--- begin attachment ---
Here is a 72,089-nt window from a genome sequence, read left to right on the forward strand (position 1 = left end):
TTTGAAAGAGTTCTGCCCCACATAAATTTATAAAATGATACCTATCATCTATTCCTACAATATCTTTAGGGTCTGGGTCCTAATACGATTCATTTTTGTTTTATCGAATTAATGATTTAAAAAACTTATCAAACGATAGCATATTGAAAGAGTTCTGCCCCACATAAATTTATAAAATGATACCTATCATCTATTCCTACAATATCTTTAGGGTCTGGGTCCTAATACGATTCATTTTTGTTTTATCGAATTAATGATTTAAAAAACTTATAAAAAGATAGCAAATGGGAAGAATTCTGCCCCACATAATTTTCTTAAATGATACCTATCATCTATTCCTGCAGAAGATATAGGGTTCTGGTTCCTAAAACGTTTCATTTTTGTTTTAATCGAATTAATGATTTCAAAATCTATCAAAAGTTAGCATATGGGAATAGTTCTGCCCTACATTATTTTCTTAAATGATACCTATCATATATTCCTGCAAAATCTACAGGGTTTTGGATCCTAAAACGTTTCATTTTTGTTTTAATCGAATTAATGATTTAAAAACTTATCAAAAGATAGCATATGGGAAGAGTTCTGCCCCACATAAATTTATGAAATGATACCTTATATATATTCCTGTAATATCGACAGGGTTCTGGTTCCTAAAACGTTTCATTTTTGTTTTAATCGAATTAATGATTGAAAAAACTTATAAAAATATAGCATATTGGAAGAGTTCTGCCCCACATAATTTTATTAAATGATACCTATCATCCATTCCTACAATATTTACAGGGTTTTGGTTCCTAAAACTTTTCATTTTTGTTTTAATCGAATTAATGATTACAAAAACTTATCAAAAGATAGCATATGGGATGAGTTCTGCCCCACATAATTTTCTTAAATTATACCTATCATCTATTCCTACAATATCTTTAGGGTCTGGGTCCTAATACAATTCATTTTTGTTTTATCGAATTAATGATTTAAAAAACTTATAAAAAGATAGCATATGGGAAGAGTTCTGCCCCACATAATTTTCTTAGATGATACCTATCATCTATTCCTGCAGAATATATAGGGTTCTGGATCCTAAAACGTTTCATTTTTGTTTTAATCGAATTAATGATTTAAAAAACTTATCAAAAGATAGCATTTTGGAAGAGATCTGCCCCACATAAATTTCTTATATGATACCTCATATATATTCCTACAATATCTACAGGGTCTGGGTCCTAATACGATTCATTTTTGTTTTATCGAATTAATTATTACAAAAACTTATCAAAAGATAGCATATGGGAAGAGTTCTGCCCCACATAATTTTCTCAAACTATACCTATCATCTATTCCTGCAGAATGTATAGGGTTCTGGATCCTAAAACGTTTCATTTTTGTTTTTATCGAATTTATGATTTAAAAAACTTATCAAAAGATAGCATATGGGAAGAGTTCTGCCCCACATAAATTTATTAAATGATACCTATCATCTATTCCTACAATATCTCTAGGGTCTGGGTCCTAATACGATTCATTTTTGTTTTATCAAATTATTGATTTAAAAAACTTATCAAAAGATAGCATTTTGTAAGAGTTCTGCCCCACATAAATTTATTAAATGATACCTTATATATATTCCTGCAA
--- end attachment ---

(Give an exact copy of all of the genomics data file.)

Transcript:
Here is a 72,089-nt window from a genome sequence, read left to right on the forward strand (position 1 = left end):
TTTGAAAGAGTTCTGCCCCACATAAATTTATAAAATGATACCTATCATCTATTCCTACAATATCTTTAGGGTCTGGGTCCTAATACGATTCATTTTTGTTTTATCGAATTAATGATTTAAAAAACTTATCAAACGATAGCATATTGAAAGAGTTCTGCCCCACATAAATTTATAAAATGATACCTATCATCTATTCCTACAATATCTTTAGGGTCTGGGTCCTAATACGATTCATTTTTGTTTTATCGAATTAATGATTTAAAAAACTTATAAAAAGATAGCAAATGGGAAGAATTCTGCCCCACATAATTTTCTTAAATGATACCTATCATCTATTCCTGCAGAAGATATAGGGTTCTGGTTCCTAAAACGTTTCATTTTTGTTTTAATCGAATTAATGATTTCAAAATCTATCAAAAGTTAGCATATGGGAATAGTTCTGCCCTACATTATTTTCTTAAATGATACCTATCATATATTCCTGCAAAATCTACAGGGTTTTGGATCCTAAAACGTTTCATTTTTGTTTTAATCGAATTAATGATTTAAAAACTTATCAAAAGATAGCATATGGGAAGAGTTCTGCCCCACATAAATTTATGAAATGATACCTTATATATATTCCTGTAATATCGACAGGGTTCTGGTTCCTAAAACGTTTCATTTTTGTTTTAATCGAATTAATGATTGAAAAAACTTATAAAAATATAGCATATTGGAAGAGTTCTGCCCCACATAATTTTATTAAATGATACCTATCATCCATTCCTACAATATTTACAGGGTTTTGGTTCCTAAAACTTTTCATTTTTGTTTTAATCGAATTAATGATTACAAAAACTTATCAAAAGATAGCATATGGGATGAGTTCTGCCCCACATAATTTTCTTAAATTATACCTATCATCTATTCCTACAATATCTTTAGGGTCTGGGTCCTAATACAATTCATTTTTGTTTTATCGAATTAATGATTTAAAAAACTTATAAAAAGATAGCATATGGGAAGAGTTCTGCCCCACATAATTTTCTTAGATGATACCTATCATCTATTCCTGCAGAATATATAGGGTTCTGGATCCTAAAACGTTTCATTTTTGTTTTAATCGAATTAATGATTTAAAAAACTTATCAAAAGATAGCATTTTGGAAGAGATCTGCCCCACATAAATTTCTTATATGATACCTCATATATATTCCTACAATATCTACAGGGTCTGGGTCCTAATACGATTCATTTTTGTTTTATCGAATTAATTATTACAAAAACTTATCAAAAGATAGCATATGGGAAGAGTTCTGCCCCACATAATTTTCTCAAACTATACCTATCATCTATTCCTGCAGAATGTATAGGGTTCTGGATCCTAAAACGTTTCATTTTTGTTTTTATCGAATTTATGATTTAAAAAACTTATCAAAAGATAGCATATGGGAAGAGTTCTGCCCCACATAAATTTATTAAATGATACCTATCATCTATTCCTACAATATCTCTAGGGTCTGGGTCCTAATACGATTCATTTTTGTTTTATCAAATTATTGATTTAAAAAACTTATCAAAAGATAGCATTTTGTAAGAGTTCTGCCCCACATAAATTTATTAAATGATACCTTATATATATTCCTGCAA